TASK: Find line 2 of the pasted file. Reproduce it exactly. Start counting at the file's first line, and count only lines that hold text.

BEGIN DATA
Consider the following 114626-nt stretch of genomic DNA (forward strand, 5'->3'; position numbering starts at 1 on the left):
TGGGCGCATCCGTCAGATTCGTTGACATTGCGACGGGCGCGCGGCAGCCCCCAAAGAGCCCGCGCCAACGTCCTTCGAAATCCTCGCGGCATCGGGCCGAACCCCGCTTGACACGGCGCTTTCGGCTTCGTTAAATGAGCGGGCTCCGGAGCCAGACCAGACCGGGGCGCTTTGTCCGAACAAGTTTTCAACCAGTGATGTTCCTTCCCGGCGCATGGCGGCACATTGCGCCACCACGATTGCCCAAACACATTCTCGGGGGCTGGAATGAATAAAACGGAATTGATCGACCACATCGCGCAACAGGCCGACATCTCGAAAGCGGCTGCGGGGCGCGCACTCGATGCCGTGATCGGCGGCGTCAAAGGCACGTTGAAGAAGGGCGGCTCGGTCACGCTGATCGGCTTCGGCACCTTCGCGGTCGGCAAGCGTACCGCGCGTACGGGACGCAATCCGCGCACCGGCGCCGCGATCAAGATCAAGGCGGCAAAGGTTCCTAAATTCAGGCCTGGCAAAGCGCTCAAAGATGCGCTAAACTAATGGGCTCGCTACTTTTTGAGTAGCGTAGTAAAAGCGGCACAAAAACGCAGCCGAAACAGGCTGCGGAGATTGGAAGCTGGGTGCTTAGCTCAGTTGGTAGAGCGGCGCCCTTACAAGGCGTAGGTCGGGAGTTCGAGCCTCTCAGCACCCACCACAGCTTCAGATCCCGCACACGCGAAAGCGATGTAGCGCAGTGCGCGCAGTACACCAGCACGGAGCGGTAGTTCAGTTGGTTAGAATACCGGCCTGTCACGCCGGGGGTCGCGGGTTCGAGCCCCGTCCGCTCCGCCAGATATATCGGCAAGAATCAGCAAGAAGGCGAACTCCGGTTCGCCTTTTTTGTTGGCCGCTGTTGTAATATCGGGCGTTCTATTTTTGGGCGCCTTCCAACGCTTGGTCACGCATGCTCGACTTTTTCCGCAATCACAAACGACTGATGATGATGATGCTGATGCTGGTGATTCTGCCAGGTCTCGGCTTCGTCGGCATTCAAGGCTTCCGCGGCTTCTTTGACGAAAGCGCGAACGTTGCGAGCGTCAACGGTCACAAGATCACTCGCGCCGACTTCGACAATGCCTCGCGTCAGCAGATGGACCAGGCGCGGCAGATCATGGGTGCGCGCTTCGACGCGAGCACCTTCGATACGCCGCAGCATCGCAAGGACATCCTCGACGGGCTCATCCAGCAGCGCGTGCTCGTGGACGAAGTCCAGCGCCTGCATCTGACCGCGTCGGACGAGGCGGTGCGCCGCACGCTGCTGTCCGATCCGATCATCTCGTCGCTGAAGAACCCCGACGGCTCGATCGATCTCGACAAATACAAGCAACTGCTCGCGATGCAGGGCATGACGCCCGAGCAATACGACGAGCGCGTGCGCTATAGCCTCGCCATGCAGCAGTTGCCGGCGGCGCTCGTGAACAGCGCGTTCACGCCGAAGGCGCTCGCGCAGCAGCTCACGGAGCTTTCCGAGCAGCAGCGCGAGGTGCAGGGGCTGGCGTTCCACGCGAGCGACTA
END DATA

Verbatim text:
TGGGCGCATCCGTCAGATTCGTTGACATTGCGACGGGCGCGCGGCAGCCCCCAAAGAGCCCGCGCCAACGTCCTTCGAAATCCTCGCGGCATCGGGCCGAACCCCGCTTGACACGGCGCTTTCGGCTTCGTTAAATGAGCGGGCTCCGGAGCCAGACCAGACCGGGGCGCTTTGTCCGAACAAGTTTTCAACCAGTGATGTTCCTTCCCGGCGCATGGCGGCACATTGCGCCACCACGATTGCCCAAACACATTCTCGGGGGCTGGAATGAATAAAACGGAATTGATCGACCACATCGCGCAACAGGCCGACATCTCGAAAGCGGCTGCGGGGCGCGCACTCGATGCCGTGATCGGCGGCGTCAAAGGCACGTTGAAGAAGGGCGGCTCGGTCACGCTGATCGGCTTCGGCACCTTCGCGGTCGGCAAGCGTACCGCGCGTACGGGACGCAATCCGCGCACCGGCGCCGCGATCAAGATCAAGGCGGCAAAGGTTCCTAAATTCAGGCCTGGCAAAGCGCTCAAAGATGCGCTAAACTAATGGGCTCGCTACTTTTTGAGTAGCGTAGTAAAAGCGGCACAAAAACGCAGCCGAAACAGGCTGCGGAGATTGGAAGCTGGGTGCTTAGCTCAGTTGGTAGAGCGGCGCCCTTACAAGGCGTAGGTCGGGAGTTCGAGCCTCTCAGCACCCACCACAGCTTCAGATCCCGCACACGCGAAAGCGATGTAGCGCAGTGCGCGCAGTACACCAGCACGGAGCGGTAGTTCAGTTGGTTAGAATACCGGCCTGTCACGCCGGGGGTCGCGGGTTCGAGCCCCGTCCGCTCCGCCAGATATATCGGCAAGAATCAGCAAGAAGGCGAACTCCGGTTCGCCTTTTTTGTTGGCCGCTGTTGTAATATCGGGCGTTCTATTTTTGGGCGCCTTCCAACGCTTGGTCACGCATGCTCGACTTTTTCCGCAATCACAAACGACTGATGATGATGATGCTGATGCTGGTGATTCTGCCAGGTCTCGGCTTCGTCGGCATTCAAGGCTTCCGCGGCTTCTTTGACGAAAGCGCGAACGTTGCGAGCGTCAACGGTCACAAGATCACTCGCGCCGACTTCGACAATGCCTCGCGTCAGCAGATGGACCAGGCGCGGCAGATCATGGGTGCGCGCTTCGACGCGAGCACCTTCGATACGCCGCAGCATCGCAAGGACATCCTCGACGGGCTCATCCAGCAGCGCGTGCTCGTGGACGAAGTCCAGCGCCTGCATCTGACCGCGTCGGACGAGGCGGTGCGCCGCACGCTGCTGTCCGATCCGATCATCTCGTCGCTGAAGAACCCCGACGGCTCGATCGATCTCGACAAATACAAGCAACTGCTCGCGATGCAGGGCATGACGCCCGAGCAATACGACGAGCGCGTGCGCTATAGCCTCGCCATGCAGCAGTTGCCGGCGGCGCTCGTGAACAGCGCGTTCACGCCGAAGGCGCTCGCGCAGCAGCTCACGGAGCTTTCCGAGCAGCAGCGCGAGGTGCAGGGGCTGGCGTTCCACGCGAGCGACTA